Hostilities are hopefully coming to an end, with both sides of the Israeli-Palestinian Conflict acquiescing to a 72-hour ceasefire. As the sand of despair in the Middle East slowly settles, I felt inclined to reflect on a trend I’ve seen online during this political divergence that I felt needed addressing.
Since July 8, 2014, when the conflict arose, making headlines around the globe, my social media feeds were jam-packed with people and public figures—most of them “millennials,” like myself—who felt the need to lash out and have an opinion about a conflict many of them were personally not affected by or don’t have much knowledge about.
Even more puzzling is that the outrage about the conflict, now in its fifth week, which is accompanied with taciturnity and utter silence about other horrific atrocities like the various incidents proceeding in Syria in regards to the 170,000 civilian casualties that have occurred. Or, the incident where a blockade has rendered 18,000 besieged Damascus-based Palestinians to starve in a Yarmouk refugee camp.
The same individuals that are incensed by the conflict are also hushed about the brutal decades-long Chinese invasion and occupation of Tibet where upwards to 1.2 million Tibetans are estimated to have been killed in an act of unprovoked aggression; approximately 90% of Tibet’s monasteries have been destroyed, with the country constantly being ranked as one of the most oppressed regions in the world.
It should come to no surprise that there are bloody conflicts all over the world, but what gets more clicks?
Are people even outraged that the UN Security Council has sounded an orange alert for South Sudan, stating that the ravaged country faces perhaps the worst humanitarian crisis since the 2011 East Africa drought? Or that UNICEF has reported that over a third of the population could be in serious danger of famine due to a military skirmish between factions? Where is the hashtag revolution?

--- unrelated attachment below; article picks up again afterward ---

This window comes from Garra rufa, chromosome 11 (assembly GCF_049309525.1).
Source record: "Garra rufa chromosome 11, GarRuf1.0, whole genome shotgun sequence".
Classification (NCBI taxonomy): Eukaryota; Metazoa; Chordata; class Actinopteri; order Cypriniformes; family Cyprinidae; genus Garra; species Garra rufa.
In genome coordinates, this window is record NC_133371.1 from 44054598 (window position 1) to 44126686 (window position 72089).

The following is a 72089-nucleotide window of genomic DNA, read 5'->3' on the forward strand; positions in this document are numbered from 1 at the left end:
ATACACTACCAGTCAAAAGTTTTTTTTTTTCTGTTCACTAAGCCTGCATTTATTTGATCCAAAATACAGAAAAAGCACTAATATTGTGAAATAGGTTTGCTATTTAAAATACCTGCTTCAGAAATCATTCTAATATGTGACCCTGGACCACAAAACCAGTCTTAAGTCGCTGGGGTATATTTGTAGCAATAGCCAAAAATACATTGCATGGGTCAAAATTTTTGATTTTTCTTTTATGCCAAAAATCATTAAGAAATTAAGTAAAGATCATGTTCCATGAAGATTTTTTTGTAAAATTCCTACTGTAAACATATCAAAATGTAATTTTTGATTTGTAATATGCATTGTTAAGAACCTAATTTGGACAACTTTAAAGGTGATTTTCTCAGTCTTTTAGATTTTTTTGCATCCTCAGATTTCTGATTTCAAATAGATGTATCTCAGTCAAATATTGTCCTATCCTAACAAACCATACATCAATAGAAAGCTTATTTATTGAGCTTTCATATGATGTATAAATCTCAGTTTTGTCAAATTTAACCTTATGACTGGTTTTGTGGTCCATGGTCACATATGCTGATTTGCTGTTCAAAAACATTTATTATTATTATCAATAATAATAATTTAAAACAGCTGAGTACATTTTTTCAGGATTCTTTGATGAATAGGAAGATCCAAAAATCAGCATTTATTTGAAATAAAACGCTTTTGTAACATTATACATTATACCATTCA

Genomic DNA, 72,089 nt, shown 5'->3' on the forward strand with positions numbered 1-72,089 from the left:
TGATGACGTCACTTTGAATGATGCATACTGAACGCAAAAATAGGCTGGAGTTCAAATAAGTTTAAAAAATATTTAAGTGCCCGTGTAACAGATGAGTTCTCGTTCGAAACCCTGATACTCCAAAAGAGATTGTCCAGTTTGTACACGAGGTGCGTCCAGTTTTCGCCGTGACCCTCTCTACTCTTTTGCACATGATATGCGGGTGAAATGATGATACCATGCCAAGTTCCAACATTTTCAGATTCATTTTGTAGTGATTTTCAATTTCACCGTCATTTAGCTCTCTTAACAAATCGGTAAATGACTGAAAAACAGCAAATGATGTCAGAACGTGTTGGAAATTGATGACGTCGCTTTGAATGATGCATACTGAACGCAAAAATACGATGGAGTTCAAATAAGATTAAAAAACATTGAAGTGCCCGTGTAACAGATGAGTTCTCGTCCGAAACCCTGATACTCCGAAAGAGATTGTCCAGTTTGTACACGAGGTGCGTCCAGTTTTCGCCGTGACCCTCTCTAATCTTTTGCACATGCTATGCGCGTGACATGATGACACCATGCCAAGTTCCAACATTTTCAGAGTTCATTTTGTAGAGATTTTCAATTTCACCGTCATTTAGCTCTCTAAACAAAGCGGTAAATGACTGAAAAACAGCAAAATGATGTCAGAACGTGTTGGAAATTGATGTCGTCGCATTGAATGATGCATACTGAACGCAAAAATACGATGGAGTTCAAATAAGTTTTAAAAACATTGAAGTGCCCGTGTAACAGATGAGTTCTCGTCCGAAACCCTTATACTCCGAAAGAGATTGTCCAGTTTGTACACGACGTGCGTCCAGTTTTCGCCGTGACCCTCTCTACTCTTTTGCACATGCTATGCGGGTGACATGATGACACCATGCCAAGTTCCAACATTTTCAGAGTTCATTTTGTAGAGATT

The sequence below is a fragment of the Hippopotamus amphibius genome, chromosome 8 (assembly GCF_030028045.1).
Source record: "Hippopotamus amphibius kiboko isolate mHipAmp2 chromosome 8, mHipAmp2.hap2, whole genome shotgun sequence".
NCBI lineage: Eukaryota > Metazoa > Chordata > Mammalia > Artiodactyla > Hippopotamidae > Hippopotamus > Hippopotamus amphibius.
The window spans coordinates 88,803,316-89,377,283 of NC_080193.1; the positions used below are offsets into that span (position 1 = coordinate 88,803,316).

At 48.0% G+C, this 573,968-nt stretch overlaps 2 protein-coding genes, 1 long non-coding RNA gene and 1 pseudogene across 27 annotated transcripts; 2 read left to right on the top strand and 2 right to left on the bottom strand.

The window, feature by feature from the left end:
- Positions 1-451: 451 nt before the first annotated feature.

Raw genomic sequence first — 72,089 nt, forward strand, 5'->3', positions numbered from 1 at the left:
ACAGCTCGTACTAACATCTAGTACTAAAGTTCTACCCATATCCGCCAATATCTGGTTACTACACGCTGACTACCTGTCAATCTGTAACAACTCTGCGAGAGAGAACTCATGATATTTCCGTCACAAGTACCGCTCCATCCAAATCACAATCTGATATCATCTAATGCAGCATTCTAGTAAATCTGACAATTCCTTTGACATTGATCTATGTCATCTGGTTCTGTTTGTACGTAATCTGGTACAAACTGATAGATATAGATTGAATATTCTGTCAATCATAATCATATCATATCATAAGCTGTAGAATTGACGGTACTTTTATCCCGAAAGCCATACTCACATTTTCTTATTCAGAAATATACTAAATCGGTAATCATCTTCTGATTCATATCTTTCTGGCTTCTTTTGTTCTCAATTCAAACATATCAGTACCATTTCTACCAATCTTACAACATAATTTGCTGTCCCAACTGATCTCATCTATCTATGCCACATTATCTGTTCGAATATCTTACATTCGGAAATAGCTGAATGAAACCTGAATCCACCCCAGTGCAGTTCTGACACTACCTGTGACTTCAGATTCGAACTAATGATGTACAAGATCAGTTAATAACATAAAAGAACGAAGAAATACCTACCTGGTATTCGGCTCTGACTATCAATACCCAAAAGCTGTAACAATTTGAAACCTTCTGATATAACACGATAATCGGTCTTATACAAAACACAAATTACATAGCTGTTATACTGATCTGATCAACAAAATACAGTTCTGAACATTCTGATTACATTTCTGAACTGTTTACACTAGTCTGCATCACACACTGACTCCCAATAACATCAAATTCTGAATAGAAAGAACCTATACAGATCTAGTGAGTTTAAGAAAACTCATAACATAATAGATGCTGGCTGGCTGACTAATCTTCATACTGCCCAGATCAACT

So, why is this conflict attracting so much attention from the African-American community? The comments posted throughout various social media feeds have often geared toward a staunch pro-Palestinian position, with many of these people relating what is happening in the Gaza Strip and West Bank to European colonialism and genocide. Terms such as these are tossed around too lightly and interchangeably. Platitudes are a dangerous thing in a time where social media is changing human interaction and generating a marketplace of philosophies that, without proper and factual research, could divide a civilization. Yes, in the U.S. there is such a thing as the First Amendment that grants citizens of the world the right to speak and voice their opinions and digressions, but it could become an opiate of the masses without citing sources and double-checking information.
Sure, recent polls like the Pew Research survey show that most black and Hispanic Americans still support the country of Israel by more than a 2:1 ratio, but if you take the elements of religious doctrine out of the equation, philosophies and standpoints change. What happened to the once prominent worldview of the most venerated black civil rights activists who advocated, with zeal, the importance of the Zionism movement? Taking a stance among the likes of Edward Wilmot Byden, W. E. B. Du Bois, Marcus Garvey and the Reverend Martin Luther King, Jr. without contention, Malcolm X said in 1964, “Pan Africanism will do for the people of African descent all over the world, the same that Zionism has done for Jews all over the world.” Fifty years later, there seems to be less of an allied front.